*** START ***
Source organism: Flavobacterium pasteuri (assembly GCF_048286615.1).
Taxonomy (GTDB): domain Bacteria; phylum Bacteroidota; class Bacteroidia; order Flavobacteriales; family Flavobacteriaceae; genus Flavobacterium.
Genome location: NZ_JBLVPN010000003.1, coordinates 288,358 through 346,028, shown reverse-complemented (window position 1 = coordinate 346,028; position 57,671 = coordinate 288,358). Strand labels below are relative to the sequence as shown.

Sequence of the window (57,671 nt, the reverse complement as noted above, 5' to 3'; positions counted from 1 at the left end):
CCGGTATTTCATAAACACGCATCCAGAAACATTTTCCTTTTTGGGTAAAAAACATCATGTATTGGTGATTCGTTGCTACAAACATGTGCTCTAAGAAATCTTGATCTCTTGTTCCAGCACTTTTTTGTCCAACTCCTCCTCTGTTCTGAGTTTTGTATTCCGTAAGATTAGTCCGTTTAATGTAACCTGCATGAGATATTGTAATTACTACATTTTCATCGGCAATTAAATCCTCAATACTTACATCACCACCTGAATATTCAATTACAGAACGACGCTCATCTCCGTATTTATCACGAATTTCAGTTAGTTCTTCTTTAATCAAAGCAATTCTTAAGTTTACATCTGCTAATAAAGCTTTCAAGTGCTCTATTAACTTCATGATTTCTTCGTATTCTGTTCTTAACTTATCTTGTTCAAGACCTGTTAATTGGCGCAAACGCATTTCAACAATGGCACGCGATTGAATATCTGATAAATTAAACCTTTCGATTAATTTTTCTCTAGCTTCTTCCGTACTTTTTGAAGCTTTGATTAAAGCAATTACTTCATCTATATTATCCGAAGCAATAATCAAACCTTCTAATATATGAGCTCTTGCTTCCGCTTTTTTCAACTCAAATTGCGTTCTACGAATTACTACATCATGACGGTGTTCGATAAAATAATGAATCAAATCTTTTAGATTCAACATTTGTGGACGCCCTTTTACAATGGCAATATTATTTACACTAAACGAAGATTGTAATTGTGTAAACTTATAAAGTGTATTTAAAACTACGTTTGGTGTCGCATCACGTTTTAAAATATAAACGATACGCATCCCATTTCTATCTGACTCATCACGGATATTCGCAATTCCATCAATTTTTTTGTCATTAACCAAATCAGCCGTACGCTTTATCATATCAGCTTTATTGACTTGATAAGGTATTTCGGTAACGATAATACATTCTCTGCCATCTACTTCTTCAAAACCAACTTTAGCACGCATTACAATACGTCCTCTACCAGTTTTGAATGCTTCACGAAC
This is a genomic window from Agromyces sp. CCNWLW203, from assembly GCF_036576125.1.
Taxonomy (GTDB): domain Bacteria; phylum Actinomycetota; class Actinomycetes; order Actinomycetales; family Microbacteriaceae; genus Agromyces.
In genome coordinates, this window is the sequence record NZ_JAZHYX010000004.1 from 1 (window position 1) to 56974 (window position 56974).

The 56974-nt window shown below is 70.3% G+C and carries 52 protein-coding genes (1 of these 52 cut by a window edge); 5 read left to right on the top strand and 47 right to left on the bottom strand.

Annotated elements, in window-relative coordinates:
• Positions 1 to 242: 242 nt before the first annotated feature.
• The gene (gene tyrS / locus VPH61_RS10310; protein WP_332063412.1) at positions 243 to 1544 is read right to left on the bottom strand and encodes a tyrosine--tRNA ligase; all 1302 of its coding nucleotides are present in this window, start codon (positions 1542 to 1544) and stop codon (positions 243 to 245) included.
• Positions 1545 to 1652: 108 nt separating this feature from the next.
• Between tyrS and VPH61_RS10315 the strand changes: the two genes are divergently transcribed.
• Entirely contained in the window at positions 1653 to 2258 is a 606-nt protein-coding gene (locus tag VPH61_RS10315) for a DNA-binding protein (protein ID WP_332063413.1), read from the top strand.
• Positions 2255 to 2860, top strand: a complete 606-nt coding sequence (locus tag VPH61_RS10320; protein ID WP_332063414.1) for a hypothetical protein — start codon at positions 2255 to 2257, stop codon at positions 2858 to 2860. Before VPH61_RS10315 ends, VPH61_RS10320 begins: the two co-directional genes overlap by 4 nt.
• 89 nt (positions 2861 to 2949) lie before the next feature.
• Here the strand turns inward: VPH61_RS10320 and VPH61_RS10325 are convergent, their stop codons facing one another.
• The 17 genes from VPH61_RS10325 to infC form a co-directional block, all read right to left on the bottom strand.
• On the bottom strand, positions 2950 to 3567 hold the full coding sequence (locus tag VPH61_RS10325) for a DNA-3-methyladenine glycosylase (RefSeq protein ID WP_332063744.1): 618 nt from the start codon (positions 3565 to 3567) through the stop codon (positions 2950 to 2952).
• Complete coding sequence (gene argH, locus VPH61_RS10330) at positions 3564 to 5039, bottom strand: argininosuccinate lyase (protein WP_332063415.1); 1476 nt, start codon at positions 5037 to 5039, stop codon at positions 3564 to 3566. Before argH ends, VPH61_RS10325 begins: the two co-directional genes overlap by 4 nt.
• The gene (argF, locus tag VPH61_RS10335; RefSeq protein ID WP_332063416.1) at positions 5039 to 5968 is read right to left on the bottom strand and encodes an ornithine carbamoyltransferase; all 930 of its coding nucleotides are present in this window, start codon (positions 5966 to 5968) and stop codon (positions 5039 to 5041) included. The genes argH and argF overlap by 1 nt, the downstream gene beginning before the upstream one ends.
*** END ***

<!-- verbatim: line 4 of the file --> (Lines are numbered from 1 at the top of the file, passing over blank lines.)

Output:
Sequence of the window (57,671 nt, the reverse complement as noted above, 5' to 3'; positions counted from 1 at the left end):